Audience Questions

Audience QuestionsHour 1

Hour 1 Hour 2 Hour 3
Watch Dave from Canyon Lake, CA Comments

Dave upgraded to a Windows 10 Acer PC and his graphics are too large. Then it crashes, causing him to have to reboot. Leo says that's a common video driver issue. Leo says Dave needs to make sure he has the latest drivers from Acer. What Dave needs to do is figure out which video card he has, whether it's a dedicated video card or an integrated video card. He should look in the Device Manager to see the list of hardware. Then once he has that information, he should go to the Acer website and download the drivers. It could be via video card or machine model number. Another option is the dedicated video card manufacturer, probably NVidia. Acer may also have an auto update program that does it.

Dave also has a browser hijacker on both Chrome and Internet Explorer. Leo also suspects that Dave may have some malware on his system, and if that's the case, all he can do is backup his data, wipe the drive, and reinstall Windows. Once he's done that, Leo advises making an image of the drive so if it happens again, he can replace it quite easily. It's like a "freeze dried copy" of the system as is. Then, if he gets bit again, he can just recover from the image and he'll be back up in minutes.

Imaging options include:

Watch Jim from Colorado Comments

Jim is about to go on a river cruise and he's concerned with security when using Wi-Fi on the ship. Leo advises using the Tiny Hardware Firewall. It's a hardware firewall that can protect up to five devices because it uses a built in VPN that protects him. It will slow it down a bit, and the internet is slow on those cruise Wi-Fi hotspots, but it will keep him clean from the last mile.

Watch Walter from Land O'Lakes, FL Comments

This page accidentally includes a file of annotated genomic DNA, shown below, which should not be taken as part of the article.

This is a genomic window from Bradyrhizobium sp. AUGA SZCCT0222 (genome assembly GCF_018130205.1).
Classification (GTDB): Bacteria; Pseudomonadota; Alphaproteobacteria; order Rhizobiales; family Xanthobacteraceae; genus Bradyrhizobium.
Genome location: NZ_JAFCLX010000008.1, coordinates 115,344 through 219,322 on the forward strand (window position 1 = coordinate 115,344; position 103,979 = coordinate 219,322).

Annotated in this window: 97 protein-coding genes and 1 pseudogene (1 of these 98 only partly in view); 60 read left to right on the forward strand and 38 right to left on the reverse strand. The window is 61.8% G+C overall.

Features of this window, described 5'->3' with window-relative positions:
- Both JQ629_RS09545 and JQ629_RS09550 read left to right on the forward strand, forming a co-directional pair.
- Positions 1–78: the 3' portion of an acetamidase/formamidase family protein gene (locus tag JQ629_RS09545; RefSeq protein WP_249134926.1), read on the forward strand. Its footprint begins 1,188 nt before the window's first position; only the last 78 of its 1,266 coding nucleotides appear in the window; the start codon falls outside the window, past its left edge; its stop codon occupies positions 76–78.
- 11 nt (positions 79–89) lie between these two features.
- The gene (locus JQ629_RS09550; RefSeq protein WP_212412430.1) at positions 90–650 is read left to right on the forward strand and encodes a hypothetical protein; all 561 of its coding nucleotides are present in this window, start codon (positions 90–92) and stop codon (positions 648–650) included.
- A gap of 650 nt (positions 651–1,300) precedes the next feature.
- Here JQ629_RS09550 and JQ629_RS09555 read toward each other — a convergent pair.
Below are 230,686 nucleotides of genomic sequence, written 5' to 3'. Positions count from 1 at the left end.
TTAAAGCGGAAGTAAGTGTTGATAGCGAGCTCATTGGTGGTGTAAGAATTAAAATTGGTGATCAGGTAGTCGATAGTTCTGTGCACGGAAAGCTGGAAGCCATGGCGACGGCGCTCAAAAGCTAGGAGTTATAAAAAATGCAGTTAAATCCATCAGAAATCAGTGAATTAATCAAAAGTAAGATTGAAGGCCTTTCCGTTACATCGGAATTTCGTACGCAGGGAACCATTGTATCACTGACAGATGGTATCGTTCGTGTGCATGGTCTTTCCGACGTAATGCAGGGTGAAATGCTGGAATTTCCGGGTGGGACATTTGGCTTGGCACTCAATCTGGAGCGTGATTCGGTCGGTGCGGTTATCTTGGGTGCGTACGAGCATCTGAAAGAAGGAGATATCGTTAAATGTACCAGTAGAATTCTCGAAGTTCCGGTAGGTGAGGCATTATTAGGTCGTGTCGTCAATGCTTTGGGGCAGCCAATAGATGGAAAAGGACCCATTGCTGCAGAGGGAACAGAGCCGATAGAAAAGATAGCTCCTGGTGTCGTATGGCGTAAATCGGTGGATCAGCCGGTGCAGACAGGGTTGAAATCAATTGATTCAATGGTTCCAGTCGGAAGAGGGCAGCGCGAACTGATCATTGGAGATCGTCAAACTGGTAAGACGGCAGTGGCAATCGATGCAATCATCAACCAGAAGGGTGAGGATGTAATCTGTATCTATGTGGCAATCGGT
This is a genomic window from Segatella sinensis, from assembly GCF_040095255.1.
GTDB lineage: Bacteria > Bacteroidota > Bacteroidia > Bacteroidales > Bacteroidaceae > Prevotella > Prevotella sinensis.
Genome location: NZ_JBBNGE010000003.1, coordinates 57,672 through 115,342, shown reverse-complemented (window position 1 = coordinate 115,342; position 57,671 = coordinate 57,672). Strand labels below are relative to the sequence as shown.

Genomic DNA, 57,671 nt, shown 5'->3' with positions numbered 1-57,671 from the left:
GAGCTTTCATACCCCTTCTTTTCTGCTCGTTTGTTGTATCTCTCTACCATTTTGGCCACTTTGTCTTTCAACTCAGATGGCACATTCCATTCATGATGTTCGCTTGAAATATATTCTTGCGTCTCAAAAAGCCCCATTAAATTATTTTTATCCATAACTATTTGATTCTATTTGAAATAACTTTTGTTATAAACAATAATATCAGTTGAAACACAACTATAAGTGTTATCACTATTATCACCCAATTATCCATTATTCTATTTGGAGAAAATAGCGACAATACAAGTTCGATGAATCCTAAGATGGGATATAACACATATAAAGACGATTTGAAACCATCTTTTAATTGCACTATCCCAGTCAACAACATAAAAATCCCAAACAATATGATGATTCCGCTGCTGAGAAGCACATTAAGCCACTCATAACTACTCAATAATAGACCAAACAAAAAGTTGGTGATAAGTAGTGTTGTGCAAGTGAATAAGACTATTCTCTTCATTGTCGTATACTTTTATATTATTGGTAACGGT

Fred's friend has a company and he wants to monitor his employee's online activity. Leo says that's doable and totally legal. Every employee needs to understand that if he's using company hardware anywhere, the company has the legal right to monitor his activity. It would be a good idea to advise them so they know ahead of time that it can happen. He should establish an appropriate use policy in the office at first. Fred should check out PrivacyRights.org for documents and information.
Next comes which program he should use. There are a lot of options there.

Fred also wants to know what to charge someone to work on their computer. Leo says it starts at $50 an hour.

Audience QuestionsHour 2

Hour 1 Hour 2 Hour 3
Watch Jeff from High Point, NC Comments

Jeff heard the next generation of the Dot from Amazon has been released and it's cheaper. The Dot is the Echo without speakers and you can add it to your own system. He's annoyed that he just bought the first generation a month before. Leo says that's the way of the world in the tech industry. The first generation of anything is more expensive, and it's usually an early adopter that has to pay the price. He tried talking to Amazon about it but was essentially told "tough luck." Leo says it's probably just a matter of timing.

Watch Sandy from Canyon Country, CA Comments

Sandy is going to Japan and is taking her Samsung Galaxy S5 through Verizon. How can she use data while overseas? Leo says that Verizon is the least friendly overseas. Verizon offers an international data package, but it's very expensive and complicated. She can buy the best she can, but use Wi-Fi whenever she can. Turn off international data roaming in the settings. Then Google can pre-cache her maps so she can use them there.

Another idea is to use a MiFi data card in Japan. She'll pay a fee for local data, and that could be the best option. She should check out prepaidwithdata.wikia.com to see what carriers are out there and at what price. Chances are she can get it right at the airport.

Watch Daryl from Santa Rosa, CA Comments

Daryl likes Leo's globe. Leo says that the MOVA Globe is the one he keeps in his office. It's a globe that floats in a two density liquid and then powered by light that causes it to rotate in the proper direction.